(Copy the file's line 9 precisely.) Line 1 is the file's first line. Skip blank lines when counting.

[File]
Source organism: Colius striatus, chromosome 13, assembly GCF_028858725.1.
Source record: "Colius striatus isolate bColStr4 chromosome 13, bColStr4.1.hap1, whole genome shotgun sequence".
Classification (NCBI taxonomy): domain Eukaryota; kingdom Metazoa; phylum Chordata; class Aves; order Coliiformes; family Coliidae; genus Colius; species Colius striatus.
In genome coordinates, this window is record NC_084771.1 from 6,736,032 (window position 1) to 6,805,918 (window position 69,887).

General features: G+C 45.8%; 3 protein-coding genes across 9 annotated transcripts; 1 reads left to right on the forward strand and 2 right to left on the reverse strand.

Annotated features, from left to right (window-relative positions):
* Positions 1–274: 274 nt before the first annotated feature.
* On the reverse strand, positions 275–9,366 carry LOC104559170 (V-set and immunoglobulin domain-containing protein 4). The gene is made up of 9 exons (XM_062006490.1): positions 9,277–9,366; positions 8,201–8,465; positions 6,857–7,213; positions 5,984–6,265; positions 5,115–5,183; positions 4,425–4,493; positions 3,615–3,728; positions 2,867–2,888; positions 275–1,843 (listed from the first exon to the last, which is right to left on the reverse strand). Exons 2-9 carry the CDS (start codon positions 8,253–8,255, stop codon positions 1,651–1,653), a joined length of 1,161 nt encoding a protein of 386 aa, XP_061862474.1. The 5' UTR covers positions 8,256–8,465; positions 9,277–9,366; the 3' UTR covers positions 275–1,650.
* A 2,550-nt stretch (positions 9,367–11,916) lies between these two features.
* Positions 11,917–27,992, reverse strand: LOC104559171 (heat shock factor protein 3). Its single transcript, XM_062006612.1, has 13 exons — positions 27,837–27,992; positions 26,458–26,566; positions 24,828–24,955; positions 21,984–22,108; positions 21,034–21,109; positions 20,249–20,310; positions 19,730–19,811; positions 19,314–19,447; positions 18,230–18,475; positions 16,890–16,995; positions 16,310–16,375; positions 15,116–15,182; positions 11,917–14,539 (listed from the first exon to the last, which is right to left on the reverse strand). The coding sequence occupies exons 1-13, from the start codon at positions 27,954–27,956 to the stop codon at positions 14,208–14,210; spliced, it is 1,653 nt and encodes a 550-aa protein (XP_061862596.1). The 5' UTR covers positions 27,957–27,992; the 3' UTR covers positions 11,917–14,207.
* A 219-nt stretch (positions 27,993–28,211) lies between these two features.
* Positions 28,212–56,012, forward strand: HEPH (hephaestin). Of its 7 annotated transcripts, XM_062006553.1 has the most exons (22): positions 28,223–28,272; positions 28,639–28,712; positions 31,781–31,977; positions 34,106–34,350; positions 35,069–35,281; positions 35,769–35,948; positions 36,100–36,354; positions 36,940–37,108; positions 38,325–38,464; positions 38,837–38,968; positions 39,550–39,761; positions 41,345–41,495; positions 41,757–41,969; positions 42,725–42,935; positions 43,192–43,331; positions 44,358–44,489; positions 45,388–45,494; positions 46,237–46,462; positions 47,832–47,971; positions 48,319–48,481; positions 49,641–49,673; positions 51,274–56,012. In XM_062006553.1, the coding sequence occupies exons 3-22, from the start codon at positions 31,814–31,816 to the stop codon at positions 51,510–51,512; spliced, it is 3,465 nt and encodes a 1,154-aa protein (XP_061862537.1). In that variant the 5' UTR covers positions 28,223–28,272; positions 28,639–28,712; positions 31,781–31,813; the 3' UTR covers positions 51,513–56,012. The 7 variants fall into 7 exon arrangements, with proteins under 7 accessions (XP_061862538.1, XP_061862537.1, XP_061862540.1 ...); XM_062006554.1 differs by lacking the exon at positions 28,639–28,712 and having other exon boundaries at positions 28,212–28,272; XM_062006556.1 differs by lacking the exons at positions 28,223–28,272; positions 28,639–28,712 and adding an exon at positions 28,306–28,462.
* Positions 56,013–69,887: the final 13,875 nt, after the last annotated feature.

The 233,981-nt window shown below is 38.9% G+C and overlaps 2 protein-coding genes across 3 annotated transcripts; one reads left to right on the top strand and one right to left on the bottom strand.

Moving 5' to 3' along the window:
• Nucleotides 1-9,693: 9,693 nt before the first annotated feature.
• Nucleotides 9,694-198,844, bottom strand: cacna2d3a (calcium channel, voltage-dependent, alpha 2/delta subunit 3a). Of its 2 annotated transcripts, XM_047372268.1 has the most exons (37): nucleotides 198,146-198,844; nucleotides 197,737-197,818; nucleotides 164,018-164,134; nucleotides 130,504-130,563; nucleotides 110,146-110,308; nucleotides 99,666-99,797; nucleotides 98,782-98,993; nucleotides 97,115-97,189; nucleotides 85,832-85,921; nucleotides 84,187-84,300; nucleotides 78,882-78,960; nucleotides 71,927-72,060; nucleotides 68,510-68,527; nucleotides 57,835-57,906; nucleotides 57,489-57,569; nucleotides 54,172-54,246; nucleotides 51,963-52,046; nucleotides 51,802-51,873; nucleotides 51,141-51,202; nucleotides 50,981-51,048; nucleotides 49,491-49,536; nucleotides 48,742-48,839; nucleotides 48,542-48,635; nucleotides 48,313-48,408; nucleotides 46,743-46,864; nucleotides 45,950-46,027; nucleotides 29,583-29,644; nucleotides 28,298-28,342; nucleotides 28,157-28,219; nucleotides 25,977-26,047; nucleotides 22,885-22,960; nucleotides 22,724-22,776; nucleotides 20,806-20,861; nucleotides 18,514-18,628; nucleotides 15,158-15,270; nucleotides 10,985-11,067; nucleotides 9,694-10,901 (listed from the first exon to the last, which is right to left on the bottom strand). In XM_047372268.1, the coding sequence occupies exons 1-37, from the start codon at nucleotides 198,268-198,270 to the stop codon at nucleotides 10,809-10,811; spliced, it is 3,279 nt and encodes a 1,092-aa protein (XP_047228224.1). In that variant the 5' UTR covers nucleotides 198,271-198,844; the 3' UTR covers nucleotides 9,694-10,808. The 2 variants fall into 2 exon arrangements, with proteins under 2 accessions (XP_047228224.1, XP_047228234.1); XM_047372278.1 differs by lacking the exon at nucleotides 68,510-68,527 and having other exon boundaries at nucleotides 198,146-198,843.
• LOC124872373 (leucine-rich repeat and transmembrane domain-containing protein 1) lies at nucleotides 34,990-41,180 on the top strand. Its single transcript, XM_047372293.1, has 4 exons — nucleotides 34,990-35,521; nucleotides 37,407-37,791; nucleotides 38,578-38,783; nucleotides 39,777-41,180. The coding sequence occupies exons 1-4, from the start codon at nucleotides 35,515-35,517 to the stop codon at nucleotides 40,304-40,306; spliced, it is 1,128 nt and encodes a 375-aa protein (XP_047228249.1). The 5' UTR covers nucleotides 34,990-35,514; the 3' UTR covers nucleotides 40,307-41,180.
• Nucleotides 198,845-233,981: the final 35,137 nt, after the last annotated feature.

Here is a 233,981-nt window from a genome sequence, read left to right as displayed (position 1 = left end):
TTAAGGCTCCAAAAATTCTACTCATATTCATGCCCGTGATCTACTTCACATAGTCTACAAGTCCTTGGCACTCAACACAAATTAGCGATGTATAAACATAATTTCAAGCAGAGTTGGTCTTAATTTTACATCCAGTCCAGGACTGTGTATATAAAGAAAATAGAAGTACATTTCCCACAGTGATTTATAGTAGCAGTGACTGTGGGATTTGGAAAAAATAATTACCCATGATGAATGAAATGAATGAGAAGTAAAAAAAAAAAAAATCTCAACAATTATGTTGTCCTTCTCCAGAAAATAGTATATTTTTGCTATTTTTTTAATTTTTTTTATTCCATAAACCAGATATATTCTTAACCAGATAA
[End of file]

* A 2,550-nt stretch (positions 9,367–11,916) lies between these two features.